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Four-season Sundre campground, recreation area priorities discussed

Site concept and draft plan to be publicly presented this summer during open house
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SUNDRE — A virtual brainstorming session hosted last week to kick ideas around the can for the future development of a four-season campground and passive use outdoor recreation area started the triage process to determine planning priorities.

The workshop followed on the heels of a survey that had previously been released seeking input from residents and stakeholders to determine what aspirations the community has for the roughly 37-acre parcel of land, located on Sundre’s east side south of Highway 27.

About two dozen people participated in the roughly three-hour event, which was hosted on the night of May 6 by consulting firm IBI Group with participation from the municipality.

Ben Lee, an associate director with IBI Group who specializes in urban design and placemaking, told the participants prior to the session that the input obtained throughout the course of the workshop would provide vital direction to develop a tailored plan that’s appropriate for Sundre.

Mike Marko, Sundre's director of planning and economic development, offered a brief background outlining that council had decided to acquire the land for the town because of its potential to, properly developed, contribute to year-round tourism and recreation activities for both economic development and community recreational use.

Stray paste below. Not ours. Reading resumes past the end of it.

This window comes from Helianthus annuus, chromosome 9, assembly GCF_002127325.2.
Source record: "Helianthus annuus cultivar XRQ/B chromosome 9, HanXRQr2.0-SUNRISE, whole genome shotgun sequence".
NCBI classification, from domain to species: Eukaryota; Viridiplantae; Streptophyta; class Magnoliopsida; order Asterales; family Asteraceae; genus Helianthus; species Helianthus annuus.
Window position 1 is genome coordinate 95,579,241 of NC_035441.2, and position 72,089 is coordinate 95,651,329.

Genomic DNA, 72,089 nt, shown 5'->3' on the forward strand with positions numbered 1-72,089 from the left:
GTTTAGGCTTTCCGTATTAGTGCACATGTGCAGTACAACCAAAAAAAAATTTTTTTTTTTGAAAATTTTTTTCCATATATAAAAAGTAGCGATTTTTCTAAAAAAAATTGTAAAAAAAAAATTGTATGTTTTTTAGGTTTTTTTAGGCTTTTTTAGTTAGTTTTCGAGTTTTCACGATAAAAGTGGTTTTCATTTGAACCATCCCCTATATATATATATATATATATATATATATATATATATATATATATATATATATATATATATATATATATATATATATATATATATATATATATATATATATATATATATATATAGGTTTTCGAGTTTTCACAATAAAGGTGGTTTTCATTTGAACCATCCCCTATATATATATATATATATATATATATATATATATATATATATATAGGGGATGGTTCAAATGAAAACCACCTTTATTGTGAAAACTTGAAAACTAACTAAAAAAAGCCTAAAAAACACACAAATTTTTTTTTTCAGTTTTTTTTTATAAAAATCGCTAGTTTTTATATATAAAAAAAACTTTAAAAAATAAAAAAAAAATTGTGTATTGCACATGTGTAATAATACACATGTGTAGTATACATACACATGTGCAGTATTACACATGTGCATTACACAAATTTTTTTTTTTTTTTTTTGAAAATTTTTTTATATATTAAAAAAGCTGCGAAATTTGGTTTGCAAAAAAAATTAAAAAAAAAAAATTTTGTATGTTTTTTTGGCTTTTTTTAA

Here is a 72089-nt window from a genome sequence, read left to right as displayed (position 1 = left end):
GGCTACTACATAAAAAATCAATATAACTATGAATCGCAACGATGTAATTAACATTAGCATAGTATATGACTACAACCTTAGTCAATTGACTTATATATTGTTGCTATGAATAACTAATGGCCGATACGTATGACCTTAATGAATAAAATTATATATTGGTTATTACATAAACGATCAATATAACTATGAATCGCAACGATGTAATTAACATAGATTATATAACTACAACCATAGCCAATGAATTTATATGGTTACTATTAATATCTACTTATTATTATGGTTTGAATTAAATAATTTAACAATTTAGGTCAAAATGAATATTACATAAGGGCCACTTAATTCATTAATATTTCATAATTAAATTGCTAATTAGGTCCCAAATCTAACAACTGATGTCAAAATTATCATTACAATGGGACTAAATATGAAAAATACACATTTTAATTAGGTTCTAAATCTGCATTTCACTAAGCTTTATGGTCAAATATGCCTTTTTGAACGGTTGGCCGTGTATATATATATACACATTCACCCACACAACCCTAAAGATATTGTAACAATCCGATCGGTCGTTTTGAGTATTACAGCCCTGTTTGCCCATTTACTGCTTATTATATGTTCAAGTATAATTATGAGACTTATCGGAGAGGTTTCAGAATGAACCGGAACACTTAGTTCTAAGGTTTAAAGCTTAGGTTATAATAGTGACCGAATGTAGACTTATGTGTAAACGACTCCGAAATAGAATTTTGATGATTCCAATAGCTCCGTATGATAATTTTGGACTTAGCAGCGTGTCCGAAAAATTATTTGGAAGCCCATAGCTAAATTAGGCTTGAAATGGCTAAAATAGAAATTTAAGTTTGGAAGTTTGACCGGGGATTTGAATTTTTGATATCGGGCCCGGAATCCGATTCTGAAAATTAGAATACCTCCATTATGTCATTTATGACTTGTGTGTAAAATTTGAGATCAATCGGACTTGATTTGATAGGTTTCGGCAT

“What IBI is going to be producing for us is not only a conceptualization of how these lands can be developed, but they will also put together a forecasting plan on how it can be implemented over the next 10 years or so,” said Marko.

Amanda Polini, an IBI Group planner, said the survey — which wraps up May 14 — had already received about 40 responses as of the time of the workshop. 

Polini described semi-passive recreation areas as a place for outdoor recreational activities in a predominately natural setting that requires minimal facilities or development and has a minimal environmental impact on the site.

Following the workshop, Polini said IBI’s landscape team would be designing a site concept and draft plan based on the identified priorities before eventually scheduling an open house in June.

Among the ideas gleaned from the initial responses to the survey were: pickleball; outdoor fitness; staging area for various tourism operations such as kayaking and horseback riding; markets for arts and crafts; bocce ball; trails; community garden; and a natural playground.

Other ideas included cooking area and barbecue day-use; archery; skating; bike skills park; outdoor culinary experience and food trucks; corporate meeting space and retreat; star gazing dome; ice crokinole; and, lifesize board game court.

Respondents also suggested showers or washrooms; lookout structures; beach and volley court; mini golf; barn dances and art shows; optimized camping sites; group RV sites of various sizes; multi-use flexible programmable outdoor event space; curling, specialty restaurant; water feature or pond; a picnic shelter and gazebo; petting zoo; operations kiosk and tourism centre; glamping and international tourism; and, a zip line.

To narrow down the lengthy list, participants proceeded to rank each of the ideas based on one of four priority levels: essential, important, good to have, and low.